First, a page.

Mapas de democracia (um novo paradigma)

Em 22 de março de 2012 criei o Partido Democrata (ler este post). Depois de uma longa hibernação de onze anos ressuscitei-o ontem, depois de me aperceber da revolução das chamadas AIs (inteligências artificiais) e do AGI (artificial general intelligence), bem como da mudança que irá varrer em breve as sociedades humanas que hoje conhecemos.

Em 1998 imaginei o que seria sete anos depois o Google Maps. Esta imaginação deu lugar ao projeto chamado Portugal Digital apresentado no Pavilhão do Território da EXPO '98. Infelizmente as equipas que desenvolveram e programaram a minha intuição venderam a alma a uns diabinhos locais da especulação tecnológica em vez de continuarem a trabalhar comigo. Uma tal arrogância impediu que o algoritmo do Google Maps pudesse ter sido desenvolvido antes de 2006 e no nosso país. Teria sido a maior contribuição da EXPO '98 para mitigar o nosso atraso entre as nações desenvolvidas. Mais tarde, em 2005/2006, imaginei a criação de um Parque Museu-Virtual em Montemor-o-Novo. O município viria a acolher favoravelmente a minha proposta, atribuindo-lhe mesmo a Herdade da Adua como sítio para a sua futura implantação. E imaginei ainda outra coisa em 2012: Democracy Maps. A ideia, desta vez, foi a de poder usar bases de dados geograficamente referenciadas para construir a partir do seu potencial dinâmico a matriz fundacional de uma espécie de democracia global não imposta na ponta de qualquer baioneta. Existem alguns diagramas que merecem agora uma revisão, nomeadamente à luz do aparecimento dos blockchains, do OpenAI e do DALL.E.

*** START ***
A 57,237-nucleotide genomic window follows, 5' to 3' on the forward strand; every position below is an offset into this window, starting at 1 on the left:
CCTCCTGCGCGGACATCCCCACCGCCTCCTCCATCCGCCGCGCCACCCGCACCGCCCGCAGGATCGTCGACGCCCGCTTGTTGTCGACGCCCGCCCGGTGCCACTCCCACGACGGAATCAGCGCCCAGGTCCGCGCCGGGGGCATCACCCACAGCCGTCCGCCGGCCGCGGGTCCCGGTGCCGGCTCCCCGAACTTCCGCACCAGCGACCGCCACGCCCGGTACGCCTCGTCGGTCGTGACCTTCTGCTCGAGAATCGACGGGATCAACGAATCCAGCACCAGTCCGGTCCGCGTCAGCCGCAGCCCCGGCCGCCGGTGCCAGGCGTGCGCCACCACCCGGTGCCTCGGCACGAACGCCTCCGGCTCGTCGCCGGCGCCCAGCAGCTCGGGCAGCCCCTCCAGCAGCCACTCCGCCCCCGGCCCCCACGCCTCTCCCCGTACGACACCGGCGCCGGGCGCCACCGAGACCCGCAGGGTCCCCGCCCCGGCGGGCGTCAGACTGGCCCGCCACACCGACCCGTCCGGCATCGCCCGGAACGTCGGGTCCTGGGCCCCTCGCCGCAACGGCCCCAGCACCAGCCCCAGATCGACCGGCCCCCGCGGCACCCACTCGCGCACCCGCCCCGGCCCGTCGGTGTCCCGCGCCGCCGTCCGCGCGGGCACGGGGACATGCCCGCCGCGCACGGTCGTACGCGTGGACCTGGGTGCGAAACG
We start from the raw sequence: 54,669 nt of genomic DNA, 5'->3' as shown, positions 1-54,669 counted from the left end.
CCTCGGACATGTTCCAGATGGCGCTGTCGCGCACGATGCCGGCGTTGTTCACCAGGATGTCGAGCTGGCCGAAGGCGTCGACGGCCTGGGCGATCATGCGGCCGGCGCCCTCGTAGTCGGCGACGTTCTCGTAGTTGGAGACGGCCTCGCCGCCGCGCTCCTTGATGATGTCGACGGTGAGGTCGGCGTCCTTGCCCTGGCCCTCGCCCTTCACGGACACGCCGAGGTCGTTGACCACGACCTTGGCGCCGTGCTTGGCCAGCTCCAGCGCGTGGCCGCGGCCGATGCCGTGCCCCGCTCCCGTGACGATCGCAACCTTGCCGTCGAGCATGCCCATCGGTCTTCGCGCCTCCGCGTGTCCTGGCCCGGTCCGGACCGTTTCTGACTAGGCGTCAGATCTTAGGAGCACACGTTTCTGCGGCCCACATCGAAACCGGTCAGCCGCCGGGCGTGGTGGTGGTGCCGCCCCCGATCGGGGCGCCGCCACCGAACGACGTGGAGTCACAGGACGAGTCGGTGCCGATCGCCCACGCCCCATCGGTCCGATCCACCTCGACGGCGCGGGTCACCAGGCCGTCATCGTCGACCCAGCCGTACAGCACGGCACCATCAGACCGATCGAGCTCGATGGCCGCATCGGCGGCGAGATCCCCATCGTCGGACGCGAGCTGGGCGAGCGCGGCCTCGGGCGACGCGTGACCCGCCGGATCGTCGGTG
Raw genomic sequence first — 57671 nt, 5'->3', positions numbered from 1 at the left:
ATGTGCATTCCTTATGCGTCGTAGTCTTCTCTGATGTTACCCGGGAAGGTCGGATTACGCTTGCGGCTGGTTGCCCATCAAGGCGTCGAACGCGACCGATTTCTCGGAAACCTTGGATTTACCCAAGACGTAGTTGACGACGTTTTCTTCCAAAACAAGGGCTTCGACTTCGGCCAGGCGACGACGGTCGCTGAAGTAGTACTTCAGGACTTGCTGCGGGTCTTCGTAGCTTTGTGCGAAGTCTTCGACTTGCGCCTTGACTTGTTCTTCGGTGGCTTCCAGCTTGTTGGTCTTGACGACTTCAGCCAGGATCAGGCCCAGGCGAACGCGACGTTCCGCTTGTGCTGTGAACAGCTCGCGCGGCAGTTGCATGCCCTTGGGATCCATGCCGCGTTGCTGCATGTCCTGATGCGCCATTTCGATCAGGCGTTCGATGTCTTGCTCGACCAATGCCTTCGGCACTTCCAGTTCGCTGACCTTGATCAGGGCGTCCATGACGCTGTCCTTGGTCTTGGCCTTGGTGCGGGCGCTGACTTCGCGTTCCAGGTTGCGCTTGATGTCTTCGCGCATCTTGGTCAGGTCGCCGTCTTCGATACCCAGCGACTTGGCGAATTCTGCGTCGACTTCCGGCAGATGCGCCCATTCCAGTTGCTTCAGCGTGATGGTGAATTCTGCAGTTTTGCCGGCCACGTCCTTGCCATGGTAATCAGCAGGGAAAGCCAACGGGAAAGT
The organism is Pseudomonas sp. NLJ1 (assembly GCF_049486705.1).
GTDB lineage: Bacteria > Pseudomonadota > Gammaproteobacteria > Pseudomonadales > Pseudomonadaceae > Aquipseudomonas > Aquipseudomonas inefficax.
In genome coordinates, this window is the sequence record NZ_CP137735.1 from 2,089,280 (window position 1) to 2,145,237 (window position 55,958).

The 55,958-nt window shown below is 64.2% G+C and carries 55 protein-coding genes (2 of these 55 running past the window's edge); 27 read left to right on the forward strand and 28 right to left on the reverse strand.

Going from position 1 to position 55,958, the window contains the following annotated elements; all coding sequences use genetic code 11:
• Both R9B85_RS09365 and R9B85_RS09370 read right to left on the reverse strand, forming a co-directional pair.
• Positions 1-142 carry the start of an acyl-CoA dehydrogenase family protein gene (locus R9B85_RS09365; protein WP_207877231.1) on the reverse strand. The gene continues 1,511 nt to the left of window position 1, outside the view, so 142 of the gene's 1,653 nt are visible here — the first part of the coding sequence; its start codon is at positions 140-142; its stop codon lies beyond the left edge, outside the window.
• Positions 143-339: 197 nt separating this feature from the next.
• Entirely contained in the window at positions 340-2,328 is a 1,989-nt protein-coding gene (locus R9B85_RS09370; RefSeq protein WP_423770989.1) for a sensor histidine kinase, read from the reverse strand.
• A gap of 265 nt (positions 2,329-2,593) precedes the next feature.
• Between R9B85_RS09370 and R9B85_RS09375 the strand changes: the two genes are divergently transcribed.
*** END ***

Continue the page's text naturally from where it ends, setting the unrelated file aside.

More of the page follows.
O que é que isto tem que ver com arte? Diria que, lendo autores como Claude Lévi-Strauss, André Leroi-Gourhan, Jean-François Lyotard, John Dewey, Alfred Gell, ou o fundamental Immanuel Kant e mantendo presente o impacto que artistas como Kasimir Malévitch, Mondrian, Marcel Duchamp ou John Cage continuam a ter na continuidade das artes, tudo!

Sunday, August 4, 2013

Democracy Maps©


As principais variáveis objetivas necessárias à decisão política democrática podem ser cartografadas, dando origem a mapas intuitivos de grande clareza, os quais terão no futuro grande importância na formação da opinião pública e das decisões democráticas.

Entre as áreas de investigação do lab-D, Laboratório de Política do Partido Democrata, há um projeto a que demos o nome de código Democracy Maps© [2012].

Objetivo: desenvolver o conceito de democracia eletrónica, em rede, nomeadamente através do acesso online a Democracy Maps©, sondagens deliberativas, e a modelos de realidade mista e aumentada associados aos processos eleitorais.

António Cerveira Pinto

Exemplo #1

Democracy Maps by António Cerveira Pinto